"gold" and they are obviously gold-filled or gold-plated. I once
contacted an Etsy seller asking if her 5mm round Alexandrite ring was
a real stone. I did this because one of my customers was horrified at
the price I was asking for a 5mm Alexandrite and sent me a link to
this seller's ring. The ring was being sold for under $30 in sterling
silver with no mention of an imitation stone or cz. When she told me
it was imitation, I responded with a link to the FTC rules and
regulations. Instead of changing the listing, she replied with a "how
dare you" type of response. If that was me, as a new jeweler, I would
be horrified, change my listing right away and thank the person that
brought that to my attention. I've experienced the effects of this
by the growing number of customers that ask me if my silver will
flake off, what my gold rings are dipped in. I use sterling silver
and 14k or 18k gold - no plating or gold-filled. The sheer volume of
these questions has increased so much over the past few years that I
know it must mean there are a lot of confused customers out there. I
also describe the metal in everything that I sell. It doesn't seem to
matter when you have many jewelers selling gold-plate or fill and
also describing it simply as gold. I see this on many fashion
websites also. And some well-known costume jewelry designers do this
too. It's been something that I've been upset over for a few years
now and it's getting worse. I'm pretty certain I've lost potential
business many times because a customer could buy a "gold" ring
somewhere else for $25. I'm constantly asked why my 14k yellow gold
piece is $300 when someone else is offering a 14k gold ring for $25.
I don't know what the solution is to this growing problem.
Hello Michele, and others
I feel your pain. A local "arts & crafts" show - quotations used
because that is how it is advertised - continues to simply remind
applicants that theyexpect all offerings to be original,
hand-crafted or artist-altered (as in repurposed) by the vendor. In
fact several sellers, particularly of jewelry, continue to resell
junk stuff they have bought elsewhere. These people nodto the
'rules' and offer a few original, sterling pieces, but 99%
obviouslylooks like what can be bought at Walmart.
This situation was brought to the attention of the show organizers,
but frankly, no one wanted to be the enforcer. Frustrating. I have
suggested thatthis show separate these resellers by having a flea
market section just forthem. Then everyone understands that those
booths are reselling and that the materials are unknown. That seemed
like a reasonable option to me, and they would still get revenue
from the booths. Not happening.
I will continue to do this show because it is indoor, an ongoing
contact forseveral of my clients, and it supports the local
hospital. Those of us whoare presenting original pieces and DO use
quality materials, will simply have to suck it up and be pleasant to
our faithful clients. bless them.
All this said, we should recognize the difficulty that organizers of
'art' shows have. They can mandate a jury and set all kinds of
rules, but someone knowledgeable has to be hard-nosed about
enforcement. Not easy. AND, what can the organizer do if someone
refuses to obey the rules and when called on it, refuses to leave or
remove the offending piecese? Other than blackball that vendor for
the future, there is no real alternative.
Judy in Kansas, who respects the organizers that DO enforce their
rules. Those shows have an excellent reputation and their attendees
recognize it and make purchases... 'nuff said.
There is a difference between dishonesty, and correctly using titles
of online listings to market.
When using titles one should put words that a person would search
for - no one is going to search for "gold filled"or"gold plate" -
they want "gold". That is not dishonest, illegal, or wrong - it is
creating a searchable title. One has to think "how would I word a
search if I were looking for this?" and be sure to put those key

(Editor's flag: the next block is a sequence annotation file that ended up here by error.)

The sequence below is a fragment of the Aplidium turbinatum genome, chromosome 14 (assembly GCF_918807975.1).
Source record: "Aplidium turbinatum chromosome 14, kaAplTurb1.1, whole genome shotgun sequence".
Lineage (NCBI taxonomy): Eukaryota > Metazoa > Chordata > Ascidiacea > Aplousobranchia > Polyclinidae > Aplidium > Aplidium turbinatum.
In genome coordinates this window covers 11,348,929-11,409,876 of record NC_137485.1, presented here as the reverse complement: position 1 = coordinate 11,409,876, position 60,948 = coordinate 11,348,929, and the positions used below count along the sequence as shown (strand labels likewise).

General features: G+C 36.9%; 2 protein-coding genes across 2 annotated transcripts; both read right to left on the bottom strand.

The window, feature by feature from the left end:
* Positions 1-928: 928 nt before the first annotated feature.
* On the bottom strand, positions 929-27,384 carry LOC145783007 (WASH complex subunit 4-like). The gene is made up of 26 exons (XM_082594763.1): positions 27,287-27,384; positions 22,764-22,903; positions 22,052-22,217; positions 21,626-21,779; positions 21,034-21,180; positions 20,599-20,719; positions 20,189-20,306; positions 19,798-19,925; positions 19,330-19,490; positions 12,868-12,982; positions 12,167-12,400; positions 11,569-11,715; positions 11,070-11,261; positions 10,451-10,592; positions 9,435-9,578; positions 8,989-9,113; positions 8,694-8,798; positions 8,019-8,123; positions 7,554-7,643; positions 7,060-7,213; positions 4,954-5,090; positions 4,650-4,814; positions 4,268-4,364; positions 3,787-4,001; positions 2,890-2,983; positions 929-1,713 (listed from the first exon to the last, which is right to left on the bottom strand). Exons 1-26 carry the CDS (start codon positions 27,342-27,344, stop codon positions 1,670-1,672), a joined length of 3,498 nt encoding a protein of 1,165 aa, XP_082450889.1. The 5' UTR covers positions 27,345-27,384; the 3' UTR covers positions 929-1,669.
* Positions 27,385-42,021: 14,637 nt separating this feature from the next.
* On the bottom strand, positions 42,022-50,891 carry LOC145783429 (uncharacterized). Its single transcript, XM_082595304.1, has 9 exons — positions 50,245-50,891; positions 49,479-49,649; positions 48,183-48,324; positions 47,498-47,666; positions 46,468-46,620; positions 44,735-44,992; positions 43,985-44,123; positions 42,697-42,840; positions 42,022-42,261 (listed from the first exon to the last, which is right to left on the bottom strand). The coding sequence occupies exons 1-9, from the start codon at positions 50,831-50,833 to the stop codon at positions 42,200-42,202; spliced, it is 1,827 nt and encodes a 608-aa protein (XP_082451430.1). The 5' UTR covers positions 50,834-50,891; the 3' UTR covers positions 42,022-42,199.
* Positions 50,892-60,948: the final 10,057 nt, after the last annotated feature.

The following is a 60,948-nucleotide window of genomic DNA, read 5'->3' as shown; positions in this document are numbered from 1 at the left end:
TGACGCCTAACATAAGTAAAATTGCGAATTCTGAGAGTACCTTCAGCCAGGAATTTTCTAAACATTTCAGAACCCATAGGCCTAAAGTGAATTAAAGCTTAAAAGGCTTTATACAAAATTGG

words in the title.
THEN in the listing and any details in the listing (how they are set
up varies with the online company) THAT is where one should disclose
the nature of the "gold" or "silver" or "gemstone" or whatever. For
example eBay has a click down menu where you specify the main metal,
and the purity, etc. Same with stones I think. Etsy does NOT have
anything like that, so you have to put it in the listing yourself.
Adding that to their listing forms on Etsy might help. but some
people will ignore it even when it is there (proof is in the large
number of eBay sellers who mis-represent what they sell).
The title narrows it for someone searching, then they look at the
actual listing and decide if they want a piece that is 14k, or
gold-filled, or gold plated, or whatever.
Granted far too many sellers in various online venues either
don'tdisclose inside the listing, or "hide" the disclosure...
But using the term "gold" in the title is not dishonest - it is
creating a title to attract someone searching for the item you are
selling. Remember - gold is a material, but it is also a color.
Hope that made sense - a lot of folks don't correctly understand
titles and how to create them to be sure your key words attract
I clearly understand listing a title as simply "gold" for marketing
purposes. The problem arises when that is also what appears in the
item description, with no mention of gold-filled or gold-plate - just
"gold." It happens often.
I still think that listing something as simply "gold" for SEO
purposes smacks a bit of dishonesty. If you used the key words
"gold" and "filled" without a "-" between them, I think that the search
engines would still hit on "gold". But I'm not an SEO expert...
Ahh, etsy. I knew something was up when they changed their ad fees.
Knew they were gonna try going IPO when they claimed to finesse their
advertising for the vendors of course. I was suddenly paying the same
monthly amount for under half the usually postings. Etsy is a huge
race to the bottom. Ever notice how something mainstream goes viral
and it's suddenly $35 on etsy? Read carefully and it"s made from
aluminum? Thanks - no thanks. Waaay too many dishonest people on
there! And it's not just the vendors! I had many people contact me
who sent me a picture of someone else's work asking how much I would
charge to make it!!! I can pay google the same amount of money for
higher click thru rates on my own website. If you are serious about
your craft, think long and hard about joining etsy.
If you are serious about your craft, think long and hard about
so what's your alternative ?
I have this problem all the time. Not only is metal description not
right country of origin is also often a lie. So I made a flyer, for
Australia but you could adapt it
all the best Richard